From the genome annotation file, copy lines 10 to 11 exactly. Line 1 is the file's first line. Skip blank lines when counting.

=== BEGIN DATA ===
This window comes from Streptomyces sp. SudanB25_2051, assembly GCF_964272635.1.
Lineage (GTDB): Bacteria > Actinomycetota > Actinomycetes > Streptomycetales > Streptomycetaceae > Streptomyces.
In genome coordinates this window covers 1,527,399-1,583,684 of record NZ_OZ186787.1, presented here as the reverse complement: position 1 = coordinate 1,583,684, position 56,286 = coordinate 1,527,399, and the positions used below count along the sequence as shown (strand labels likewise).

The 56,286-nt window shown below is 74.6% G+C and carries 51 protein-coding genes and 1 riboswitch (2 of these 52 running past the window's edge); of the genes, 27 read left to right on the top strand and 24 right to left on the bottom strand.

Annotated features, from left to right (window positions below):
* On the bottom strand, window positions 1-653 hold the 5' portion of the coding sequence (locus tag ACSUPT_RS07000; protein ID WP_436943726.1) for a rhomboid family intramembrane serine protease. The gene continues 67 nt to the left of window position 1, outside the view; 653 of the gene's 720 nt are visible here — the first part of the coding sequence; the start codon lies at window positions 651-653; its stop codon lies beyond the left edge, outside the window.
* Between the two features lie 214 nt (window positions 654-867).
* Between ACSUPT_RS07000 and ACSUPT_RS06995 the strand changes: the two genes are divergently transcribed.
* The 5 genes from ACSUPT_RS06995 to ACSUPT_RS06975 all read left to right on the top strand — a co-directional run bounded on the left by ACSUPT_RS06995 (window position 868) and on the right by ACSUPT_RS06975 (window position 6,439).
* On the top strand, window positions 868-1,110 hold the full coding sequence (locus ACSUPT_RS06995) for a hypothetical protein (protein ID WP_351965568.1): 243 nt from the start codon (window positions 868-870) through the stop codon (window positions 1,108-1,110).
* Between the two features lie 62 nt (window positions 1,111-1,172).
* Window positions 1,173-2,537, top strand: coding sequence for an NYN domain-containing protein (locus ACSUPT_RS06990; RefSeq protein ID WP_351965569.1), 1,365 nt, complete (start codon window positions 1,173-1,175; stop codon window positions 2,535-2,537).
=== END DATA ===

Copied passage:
* On the top strand, window positions 868-1,110 hold the full coding sequence (locus ACSUPT_RS06995) for a hypothetical protein (protein ID WP_351965568.1): 243 nt from the start codon (window positions 868-870) through the stop codon (window positions 1,108-1,110).
* Between the two features lie 62 nt (window positions 1,111-1,172).